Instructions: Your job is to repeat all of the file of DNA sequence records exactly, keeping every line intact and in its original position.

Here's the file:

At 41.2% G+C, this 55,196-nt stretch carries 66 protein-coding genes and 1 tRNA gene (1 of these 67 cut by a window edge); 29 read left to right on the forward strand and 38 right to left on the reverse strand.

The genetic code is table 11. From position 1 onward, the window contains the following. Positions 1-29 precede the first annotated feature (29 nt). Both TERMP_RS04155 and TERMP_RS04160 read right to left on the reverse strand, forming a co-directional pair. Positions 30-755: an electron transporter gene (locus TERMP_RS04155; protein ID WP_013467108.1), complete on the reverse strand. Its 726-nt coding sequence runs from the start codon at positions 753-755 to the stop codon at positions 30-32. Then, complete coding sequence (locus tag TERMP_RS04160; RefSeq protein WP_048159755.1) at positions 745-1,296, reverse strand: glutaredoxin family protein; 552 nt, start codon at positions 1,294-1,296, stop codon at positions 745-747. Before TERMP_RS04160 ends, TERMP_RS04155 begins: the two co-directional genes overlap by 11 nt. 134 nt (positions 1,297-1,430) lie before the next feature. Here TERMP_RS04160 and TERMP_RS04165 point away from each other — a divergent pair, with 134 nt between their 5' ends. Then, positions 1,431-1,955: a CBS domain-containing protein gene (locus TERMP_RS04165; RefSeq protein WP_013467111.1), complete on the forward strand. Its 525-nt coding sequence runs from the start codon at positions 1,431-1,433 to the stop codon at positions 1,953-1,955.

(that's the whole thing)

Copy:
At 41.2% G+C, this 55,196-nt stretch carries 66 protein-coding genes and 1 tRNA gene (1 of these 67 cut by a window edge); 29 read left to right on the forward strand and 38 right to left on the reverse strand.

The genetic code is table 11. From position 1 onward, the window contains the following. Positions 1-29 precede the first annotated feature (29 nt). Both TERMP_RS04155 and TERMP_RS04160 read right to left on the reverse strand, forming a co-directional pair. Positions 30-755: an electron transporter gene (locus TERMP_RS04155; protein ID WP_013467108.1), complete on the reverse strand. Its 726-nt coding sequence runs from the start codon at positions 753-755 to the stop codon at positions 30-32. Then, complete coding sequence (locus tag TERMP_RS04160; RefSeq protein WP_048159755.1) at positions 745-1,296, reverse strand: glutaredoxin family protein; 552 nt, start codon at positions 1,294-1,296, stop codon at positions 745-747. Before TERMP_RS04160 ends, TERMP_RS04155 begins: the two co-directional genes overlap by 11 nt. 134 nt (positions 1,297-1,430) lie before the next feature. Here TERMP_RS04160 and TERMP_RS04165 point away from each other — a divergent pair, with 134 nt between their 5' ends. Then, positions 1,431-1,955: a CBS domain-containing protein gene (locus TERMP_RS04165; RefSeq protein WP_013467111.1), complete on the forward strand. Its 525-nt coding sequence runs from the start codon at positions 1,431-1,433 to the stop codon at positions 1,953-1,955.